Technology that has long been used for research in university biomechanics labs has made the jump to elite sport, where systems to
      monitor the forces and motions of an athlete’s body down to the millimetre are increasingly seen as essential tools for training and
      competition. And the same techniques are now being offered to recreational athletes, with the focus on preventing injuries rather
      than boosting performance.
      More...from the Globe and Mail at:

      5. Running 101: The 8 Basic Types of Runs:
      If you want to run your best, you’ve got to do a variety of workouts. Here’s how.
      There are eight basic types of runs that are practiced by runners of all levels everywhere. These formats evolved through a global
      trial-and-error process over many decades. They survived because they work. If you want to get the most out of the time you devote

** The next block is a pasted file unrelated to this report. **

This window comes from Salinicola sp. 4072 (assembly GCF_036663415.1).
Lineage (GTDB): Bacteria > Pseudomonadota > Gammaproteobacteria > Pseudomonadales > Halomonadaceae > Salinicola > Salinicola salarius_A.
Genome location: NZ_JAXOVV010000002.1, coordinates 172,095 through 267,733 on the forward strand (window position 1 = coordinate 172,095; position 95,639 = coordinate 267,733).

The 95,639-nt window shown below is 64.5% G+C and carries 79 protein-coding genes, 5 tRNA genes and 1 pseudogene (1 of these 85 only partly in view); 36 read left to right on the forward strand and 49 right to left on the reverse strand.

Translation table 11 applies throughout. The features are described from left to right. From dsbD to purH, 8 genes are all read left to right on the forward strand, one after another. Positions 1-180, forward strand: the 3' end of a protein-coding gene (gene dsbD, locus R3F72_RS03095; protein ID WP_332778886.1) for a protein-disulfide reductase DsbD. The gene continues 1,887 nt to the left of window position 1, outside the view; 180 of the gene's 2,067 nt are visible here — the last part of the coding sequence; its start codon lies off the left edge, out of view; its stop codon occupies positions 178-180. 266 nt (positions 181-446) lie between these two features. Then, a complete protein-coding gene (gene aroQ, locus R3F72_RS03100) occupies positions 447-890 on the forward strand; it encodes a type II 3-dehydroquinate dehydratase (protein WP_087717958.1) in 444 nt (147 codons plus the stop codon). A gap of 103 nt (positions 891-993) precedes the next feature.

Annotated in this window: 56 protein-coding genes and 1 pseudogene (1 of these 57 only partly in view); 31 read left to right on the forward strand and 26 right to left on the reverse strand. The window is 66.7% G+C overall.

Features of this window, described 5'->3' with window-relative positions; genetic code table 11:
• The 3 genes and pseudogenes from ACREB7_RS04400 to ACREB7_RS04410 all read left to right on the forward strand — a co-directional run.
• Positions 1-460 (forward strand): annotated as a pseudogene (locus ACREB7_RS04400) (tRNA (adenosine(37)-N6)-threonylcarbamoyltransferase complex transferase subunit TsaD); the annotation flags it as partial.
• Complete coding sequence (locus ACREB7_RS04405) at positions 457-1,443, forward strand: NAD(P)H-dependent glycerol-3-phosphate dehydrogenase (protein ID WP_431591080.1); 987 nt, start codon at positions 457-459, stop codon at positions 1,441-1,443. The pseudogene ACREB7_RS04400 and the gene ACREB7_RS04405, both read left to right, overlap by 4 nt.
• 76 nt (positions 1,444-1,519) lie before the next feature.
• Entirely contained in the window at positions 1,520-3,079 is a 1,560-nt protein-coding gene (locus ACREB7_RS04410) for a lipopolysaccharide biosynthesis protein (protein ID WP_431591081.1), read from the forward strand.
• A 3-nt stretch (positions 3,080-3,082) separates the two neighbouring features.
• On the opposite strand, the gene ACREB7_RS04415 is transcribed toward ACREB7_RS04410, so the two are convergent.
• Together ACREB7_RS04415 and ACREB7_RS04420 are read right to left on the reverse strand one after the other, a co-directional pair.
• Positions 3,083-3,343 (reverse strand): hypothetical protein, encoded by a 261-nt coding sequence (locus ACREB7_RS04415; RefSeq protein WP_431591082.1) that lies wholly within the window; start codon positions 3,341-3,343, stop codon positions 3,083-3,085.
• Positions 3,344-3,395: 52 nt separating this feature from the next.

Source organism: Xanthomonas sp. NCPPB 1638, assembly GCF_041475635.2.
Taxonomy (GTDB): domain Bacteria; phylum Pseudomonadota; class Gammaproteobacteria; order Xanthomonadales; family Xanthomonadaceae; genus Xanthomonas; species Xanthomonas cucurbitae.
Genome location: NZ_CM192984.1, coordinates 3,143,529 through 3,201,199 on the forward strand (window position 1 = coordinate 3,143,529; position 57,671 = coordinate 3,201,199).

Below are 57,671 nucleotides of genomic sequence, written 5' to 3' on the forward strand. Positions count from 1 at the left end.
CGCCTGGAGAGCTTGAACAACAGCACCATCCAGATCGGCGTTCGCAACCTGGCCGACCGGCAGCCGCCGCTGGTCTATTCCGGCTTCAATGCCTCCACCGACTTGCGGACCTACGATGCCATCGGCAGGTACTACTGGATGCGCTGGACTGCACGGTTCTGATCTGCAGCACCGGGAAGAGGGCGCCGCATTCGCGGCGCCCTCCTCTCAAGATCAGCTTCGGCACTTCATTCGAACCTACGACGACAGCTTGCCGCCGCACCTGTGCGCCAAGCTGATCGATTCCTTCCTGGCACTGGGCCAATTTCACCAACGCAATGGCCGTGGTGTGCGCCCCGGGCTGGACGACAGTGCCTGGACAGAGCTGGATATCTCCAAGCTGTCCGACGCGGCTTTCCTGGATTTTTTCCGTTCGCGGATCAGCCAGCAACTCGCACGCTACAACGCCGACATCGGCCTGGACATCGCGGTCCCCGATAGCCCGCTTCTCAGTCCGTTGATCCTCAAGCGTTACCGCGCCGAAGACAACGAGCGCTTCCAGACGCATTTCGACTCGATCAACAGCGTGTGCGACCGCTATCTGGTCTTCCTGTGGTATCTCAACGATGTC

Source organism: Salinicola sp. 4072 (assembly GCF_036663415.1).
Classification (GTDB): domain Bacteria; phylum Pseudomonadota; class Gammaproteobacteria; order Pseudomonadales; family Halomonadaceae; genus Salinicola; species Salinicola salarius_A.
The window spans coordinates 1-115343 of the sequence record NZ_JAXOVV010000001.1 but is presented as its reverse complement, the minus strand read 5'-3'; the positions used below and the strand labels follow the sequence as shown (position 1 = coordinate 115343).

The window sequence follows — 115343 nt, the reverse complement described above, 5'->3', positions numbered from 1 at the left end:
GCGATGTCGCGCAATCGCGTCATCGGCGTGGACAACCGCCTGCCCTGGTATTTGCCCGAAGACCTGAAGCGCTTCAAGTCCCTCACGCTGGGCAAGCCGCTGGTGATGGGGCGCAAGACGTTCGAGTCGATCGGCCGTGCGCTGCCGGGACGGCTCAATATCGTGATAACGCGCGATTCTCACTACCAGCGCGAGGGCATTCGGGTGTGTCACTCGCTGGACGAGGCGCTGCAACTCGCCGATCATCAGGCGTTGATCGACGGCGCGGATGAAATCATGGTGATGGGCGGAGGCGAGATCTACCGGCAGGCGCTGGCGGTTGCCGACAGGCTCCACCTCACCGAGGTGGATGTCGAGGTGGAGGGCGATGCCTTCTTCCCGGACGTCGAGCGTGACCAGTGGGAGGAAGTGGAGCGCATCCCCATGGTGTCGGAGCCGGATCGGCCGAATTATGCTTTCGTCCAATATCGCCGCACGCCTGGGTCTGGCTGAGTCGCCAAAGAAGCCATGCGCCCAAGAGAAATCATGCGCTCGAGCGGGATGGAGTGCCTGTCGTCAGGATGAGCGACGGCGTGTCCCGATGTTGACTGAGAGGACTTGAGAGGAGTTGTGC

to training, you will need to learn and practice them too. You can add all kinds of wrinkles to these formats (for example by
      combining two of them within a single session), but even in their most basic form these workouts will take you far.
      Recovery Run
      A recovery run is a relatively short run performed at a steady, slow pace. Recovery runs serve to add a little mileage to a runner’s
      training without taking away from performance in the harder, more important workouts that precede and follow them. Recovery runs are
      best done as the next run after a hard workout such as an interval run. Do your recovery runs as slowly as necessary to feel
      relatively comfortable despite lingering fatigue from your previous run.
      Example: 4 miles easy
      Base Run
      A base run is a relatively short to moderate-length run undertaken at a runner’s natural pace. While individual base runs are not
      meant to be challenging, they are meant to be done frequently, and in the aggregate they stimulate big improvements in aerobic
      capacity, endurance, and running economy.
      Example: 6 miles at natural pace
      Long Run
      Generally, a long run is simply a base run that lasts long enough to leave a runner moderately to severely fatigued. The function